Another suggestion that may appeal to all the Lord's people is that, while known unto the Lord are all his works from the foundation of the world, these are not known to us, and hence all of us should reverence the Lord and recognize his supervision in the affairs of his consecrated people; specially should they be on the lookout for divine providences and be prompt to follow them. A constant temptation is to view matters from the worldly standpoint and to conclude that our destiny is entirely in our own hands and to forget divine providence in our affairs. Every day this lesson should become more deeply impressed upon us. With each year of Christian experience we should learn to look into the facts and circumstances of life from the standpoint of faith, seeking to note the will of the Lord concerning us in things small as well as great. True, the Lord is not now selecting from amongst his saints a king for Israel, but he is making selections for the Body of the Great King, the Messiah, whose Head is the Lord Jesus Christ and whose members are the "more than conquerors" of this Gospel Age.
Although Saul was tall and athletic, a wonderful man in his way, he was humble withal, as the Lord testified: "Thou wast little in thine own sight." (1 Sam. 15:17.) This is another characteristic which belongs to those whom the Lord is now choosing to be kings and priests unto God under their Lord in the Millennium. They must really be taller than their fellows in respect to character as New Creatures, even if not according to the flesh; but they must be humble, "little in their own sight." They must realize that they are not worthy of such honor, that it is only of God's grace, and that the honor thus conferred upon them is not merely for themselves, but that they may be used of the Lord in connection with the blessing which he intends to confer upon humanity in and through the Kingdom of his dear Son.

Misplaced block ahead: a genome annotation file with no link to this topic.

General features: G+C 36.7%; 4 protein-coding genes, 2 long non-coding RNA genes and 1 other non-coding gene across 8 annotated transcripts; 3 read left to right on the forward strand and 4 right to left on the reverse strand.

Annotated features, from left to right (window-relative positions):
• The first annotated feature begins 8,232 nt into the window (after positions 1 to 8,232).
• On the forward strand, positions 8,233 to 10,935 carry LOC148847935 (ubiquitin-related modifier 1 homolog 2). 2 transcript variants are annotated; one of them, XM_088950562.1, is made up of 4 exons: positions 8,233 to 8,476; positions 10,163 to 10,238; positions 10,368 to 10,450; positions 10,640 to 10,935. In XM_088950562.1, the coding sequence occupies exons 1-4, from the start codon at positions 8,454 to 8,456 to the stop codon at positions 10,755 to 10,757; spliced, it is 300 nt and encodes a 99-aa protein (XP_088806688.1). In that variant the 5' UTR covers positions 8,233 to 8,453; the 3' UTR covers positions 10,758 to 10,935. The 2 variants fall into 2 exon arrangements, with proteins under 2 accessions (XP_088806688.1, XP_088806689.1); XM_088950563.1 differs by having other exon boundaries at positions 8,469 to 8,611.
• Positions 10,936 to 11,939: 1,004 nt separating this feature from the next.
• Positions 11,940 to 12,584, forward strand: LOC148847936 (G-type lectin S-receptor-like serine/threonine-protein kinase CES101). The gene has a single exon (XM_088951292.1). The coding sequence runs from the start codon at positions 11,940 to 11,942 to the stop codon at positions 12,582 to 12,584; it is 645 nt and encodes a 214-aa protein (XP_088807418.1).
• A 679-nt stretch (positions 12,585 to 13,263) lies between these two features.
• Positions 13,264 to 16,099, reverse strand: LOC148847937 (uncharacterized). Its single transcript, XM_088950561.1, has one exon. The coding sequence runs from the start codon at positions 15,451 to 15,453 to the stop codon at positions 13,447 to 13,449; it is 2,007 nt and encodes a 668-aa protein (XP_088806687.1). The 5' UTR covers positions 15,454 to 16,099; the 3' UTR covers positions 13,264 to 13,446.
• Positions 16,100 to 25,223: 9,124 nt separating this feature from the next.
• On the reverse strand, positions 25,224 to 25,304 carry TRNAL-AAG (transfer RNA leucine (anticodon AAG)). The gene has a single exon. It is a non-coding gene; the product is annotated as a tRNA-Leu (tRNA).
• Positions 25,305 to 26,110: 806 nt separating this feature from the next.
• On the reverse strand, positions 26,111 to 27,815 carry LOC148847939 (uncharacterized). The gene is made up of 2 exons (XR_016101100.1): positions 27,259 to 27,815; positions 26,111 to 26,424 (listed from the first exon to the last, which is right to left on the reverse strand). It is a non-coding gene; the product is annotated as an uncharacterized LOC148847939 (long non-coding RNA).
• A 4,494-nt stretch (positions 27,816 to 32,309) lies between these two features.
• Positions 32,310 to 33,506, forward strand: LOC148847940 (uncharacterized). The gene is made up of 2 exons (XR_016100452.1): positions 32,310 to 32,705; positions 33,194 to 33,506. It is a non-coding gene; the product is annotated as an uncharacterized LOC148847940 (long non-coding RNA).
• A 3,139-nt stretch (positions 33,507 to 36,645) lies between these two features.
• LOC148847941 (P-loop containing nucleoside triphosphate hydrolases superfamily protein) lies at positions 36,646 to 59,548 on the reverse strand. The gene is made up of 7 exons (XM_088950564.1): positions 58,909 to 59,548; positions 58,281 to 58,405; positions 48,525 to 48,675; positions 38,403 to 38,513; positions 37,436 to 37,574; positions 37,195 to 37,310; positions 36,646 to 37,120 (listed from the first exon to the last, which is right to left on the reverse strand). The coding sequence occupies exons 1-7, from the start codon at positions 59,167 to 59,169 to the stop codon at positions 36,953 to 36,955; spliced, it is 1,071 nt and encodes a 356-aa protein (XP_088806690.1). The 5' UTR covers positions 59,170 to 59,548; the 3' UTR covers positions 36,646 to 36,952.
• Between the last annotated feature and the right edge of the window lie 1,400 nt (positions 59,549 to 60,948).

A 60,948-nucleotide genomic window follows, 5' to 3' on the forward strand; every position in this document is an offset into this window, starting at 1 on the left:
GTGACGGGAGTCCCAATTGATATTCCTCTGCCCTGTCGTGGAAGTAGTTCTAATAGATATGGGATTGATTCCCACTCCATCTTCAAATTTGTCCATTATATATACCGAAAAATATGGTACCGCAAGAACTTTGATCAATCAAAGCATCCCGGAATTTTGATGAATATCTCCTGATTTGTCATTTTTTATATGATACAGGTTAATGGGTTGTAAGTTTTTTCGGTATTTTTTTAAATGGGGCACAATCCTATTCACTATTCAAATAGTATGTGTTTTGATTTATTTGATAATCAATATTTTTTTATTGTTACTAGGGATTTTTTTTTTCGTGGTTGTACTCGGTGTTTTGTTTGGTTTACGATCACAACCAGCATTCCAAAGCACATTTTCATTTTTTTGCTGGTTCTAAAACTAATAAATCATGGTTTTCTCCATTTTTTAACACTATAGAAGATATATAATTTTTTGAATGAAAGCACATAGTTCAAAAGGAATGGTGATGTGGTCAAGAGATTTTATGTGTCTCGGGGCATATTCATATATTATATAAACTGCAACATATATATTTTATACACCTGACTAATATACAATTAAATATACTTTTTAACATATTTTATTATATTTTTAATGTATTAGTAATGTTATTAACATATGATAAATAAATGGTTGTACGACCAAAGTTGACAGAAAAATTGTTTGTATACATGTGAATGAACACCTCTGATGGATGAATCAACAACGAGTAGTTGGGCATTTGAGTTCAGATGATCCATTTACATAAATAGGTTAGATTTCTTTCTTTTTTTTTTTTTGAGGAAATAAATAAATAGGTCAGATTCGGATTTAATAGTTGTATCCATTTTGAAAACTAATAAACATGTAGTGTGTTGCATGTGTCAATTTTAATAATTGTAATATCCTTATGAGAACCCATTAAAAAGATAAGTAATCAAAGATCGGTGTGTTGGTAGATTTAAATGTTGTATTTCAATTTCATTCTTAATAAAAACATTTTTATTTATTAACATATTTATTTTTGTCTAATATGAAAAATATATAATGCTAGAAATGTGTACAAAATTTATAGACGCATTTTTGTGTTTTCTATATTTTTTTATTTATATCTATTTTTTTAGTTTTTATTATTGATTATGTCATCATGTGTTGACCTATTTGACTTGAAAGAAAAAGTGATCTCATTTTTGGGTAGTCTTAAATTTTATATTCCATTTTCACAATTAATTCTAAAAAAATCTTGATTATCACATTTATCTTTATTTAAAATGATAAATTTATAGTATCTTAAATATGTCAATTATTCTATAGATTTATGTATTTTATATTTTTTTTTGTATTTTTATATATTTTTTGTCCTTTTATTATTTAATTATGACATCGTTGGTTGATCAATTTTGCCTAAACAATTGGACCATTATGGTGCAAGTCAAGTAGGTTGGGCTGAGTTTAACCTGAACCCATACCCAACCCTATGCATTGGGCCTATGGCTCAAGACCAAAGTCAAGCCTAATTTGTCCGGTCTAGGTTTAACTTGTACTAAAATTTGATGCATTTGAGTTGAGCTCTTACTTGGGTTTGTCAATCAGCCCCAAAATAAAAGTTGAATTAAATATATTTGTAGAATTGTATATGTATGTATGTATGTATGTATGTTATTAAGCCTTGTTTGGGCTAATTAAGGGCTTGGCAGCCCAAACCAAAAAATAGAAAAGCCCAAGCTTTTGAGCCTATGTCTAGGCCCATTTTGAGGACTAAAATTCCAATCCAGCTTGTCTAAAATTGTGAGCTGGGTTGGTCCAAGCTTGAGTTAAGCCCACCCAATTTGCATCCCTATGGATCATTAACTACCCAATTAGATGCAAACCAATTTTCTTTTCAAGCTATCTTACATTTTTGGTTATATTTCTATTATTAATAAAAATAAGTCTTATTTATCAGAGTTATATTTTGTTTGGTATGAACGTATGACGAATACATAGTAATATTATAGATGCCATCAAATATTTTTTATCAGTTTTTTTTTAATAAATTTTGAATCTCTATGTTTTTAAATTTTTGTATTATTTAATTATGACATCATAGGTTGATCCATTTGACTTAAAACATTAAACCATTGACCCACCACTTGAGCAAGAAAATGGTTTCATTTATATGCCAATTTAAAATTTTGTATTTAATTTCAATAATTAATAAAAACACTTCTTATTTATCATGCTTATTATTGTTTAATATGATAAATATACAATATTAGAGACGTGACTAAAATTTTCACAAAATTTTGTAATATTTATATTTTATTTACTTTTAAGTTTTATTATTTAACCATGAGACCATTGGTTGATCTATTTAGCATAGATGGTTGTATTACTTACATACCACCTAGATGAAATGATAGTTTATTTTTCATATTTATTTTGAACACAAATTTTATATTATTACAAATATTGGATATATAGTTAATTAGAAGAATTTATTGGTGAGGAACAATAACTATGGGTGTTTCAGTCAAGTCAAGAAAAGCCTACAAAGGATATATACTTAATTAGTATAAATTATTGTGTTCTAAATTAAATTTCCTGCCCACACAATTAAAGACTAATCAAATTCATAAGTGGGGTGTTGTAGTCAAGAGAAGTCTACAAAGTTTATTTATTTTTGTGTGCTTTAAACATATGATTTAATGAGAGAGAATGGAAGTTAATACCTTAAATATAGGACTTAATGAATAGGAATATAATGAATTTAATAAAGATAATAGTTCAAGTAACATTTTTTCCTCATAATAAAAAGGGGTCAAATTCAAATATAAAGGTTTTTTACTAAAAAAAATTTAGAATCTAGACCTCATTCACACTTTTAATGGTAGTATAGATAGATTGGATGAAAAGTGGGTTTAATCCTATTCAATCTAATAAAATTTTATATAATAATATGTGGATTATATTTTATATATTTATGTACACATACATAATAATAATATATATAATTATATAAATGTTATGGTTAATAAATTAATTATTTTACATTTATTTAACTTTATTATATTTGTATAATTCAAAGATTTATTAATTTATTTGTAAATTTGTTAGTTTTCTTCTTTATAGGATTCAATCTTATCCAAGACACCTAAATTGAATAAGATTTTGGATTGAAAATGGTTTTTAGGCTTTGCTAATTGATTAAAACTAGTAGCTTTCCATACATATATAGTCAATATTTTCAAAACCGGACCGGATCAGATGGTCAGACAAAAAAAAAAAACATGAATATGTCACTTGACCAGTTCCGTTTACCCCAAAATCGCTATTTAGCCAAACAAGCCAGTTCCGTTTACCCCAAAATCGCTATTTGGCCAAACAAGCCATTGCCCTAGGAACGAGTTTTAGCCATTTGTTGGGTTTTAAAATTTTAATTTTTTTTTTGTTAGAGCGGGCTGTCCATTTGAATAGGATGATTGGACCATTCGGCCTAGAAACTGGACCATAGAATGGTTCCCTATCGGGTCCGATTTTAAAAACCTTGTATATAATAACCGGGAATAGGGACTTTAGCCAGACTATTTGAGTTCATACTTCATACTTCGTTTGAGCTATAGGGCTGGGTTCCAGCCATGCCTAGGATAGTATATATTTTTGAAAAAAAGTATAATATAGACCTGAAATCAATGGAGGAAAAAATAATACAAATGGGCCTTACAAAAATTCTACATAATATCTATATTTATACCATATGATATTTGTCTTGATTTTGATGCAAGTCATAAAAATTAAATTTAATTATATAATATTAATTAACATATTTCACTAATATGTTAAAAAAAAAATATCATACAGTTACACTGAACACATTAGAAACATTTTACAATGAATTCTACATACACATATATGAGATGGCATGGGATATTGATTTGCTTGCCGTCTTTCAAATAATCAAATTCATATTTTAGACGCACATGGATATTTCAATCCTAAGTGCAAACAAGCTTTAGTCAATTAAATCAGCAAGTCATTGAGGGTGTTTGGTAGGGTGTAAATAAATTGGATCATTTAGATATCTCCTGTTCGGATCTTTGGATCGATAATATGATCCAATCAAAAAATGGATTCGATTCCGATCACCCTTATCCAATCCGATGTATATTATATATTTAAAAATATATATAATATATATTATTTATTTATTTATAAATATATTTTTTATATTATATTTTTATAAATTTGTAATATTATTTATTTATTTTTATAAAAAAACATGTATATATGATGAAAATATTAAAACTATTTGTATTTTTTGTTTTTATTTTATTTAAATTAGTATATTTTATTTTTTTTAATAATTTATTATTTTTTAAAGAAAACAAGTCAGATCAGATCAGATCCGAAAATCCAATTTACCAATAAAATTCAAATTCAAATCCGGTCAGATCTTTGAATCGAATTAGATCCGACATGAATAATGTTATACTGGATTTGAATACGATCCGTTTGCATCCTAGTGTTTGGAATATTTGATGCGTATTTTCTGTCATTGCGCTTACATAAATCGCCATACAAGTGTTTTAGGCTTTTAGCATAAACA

Respecting Saul's homeward journey we read: "And it was so that when he had turned his back to go from Samuel, God gave him another heart, and the Spirit of the Lord came upon him." (1 Sam. 10:9,10.) Verse 6 declares that he "was turned into another man." Forthwith he joined himself to one of the schools of the prophets, which Samuel had established, through which the better education of Israel might be accomplished, especially with respect to religious truths and influences. We may be in doubt as to just what is meant by this statement of Saul's change, but we can have no doubt that it would not signify that God's holy Spirit came upon him as it came upon the Church at Pentecost and as it is with all of the consecrated from that time to the present; because this Pentecostal blessing is a seal of sonship and grants an enlightenment of the mind respecting the deep things of God's Word and plan, such as was not granted to any previous to our Lord's anointing with the Spirit. Respecting this Pentecostal sealing we are informed that the holy Spirit was not yet given, even to the disciples, because Jesus was not yet glorified. Not until Jesus' glorification was the holy Spirit sent forth, because the penalty for sin being upon the race none could be fully accepted of God to the begetting of the holy Spirit to the heavenly nature until after the ransom price for sinners had been paid by our Lord's sacrifice.
The Spirit of God upon Saul was more physical in its manifestation, controlling his words and actions rather than enlightening his mind in respect to the deep things of God. This was true of all the prophets who spake and wrote as they were moved by the holy Spirit, but who did not understand in full degree the things which they uttered.—1 Pet. 1:10; 2 Pet. 1:21.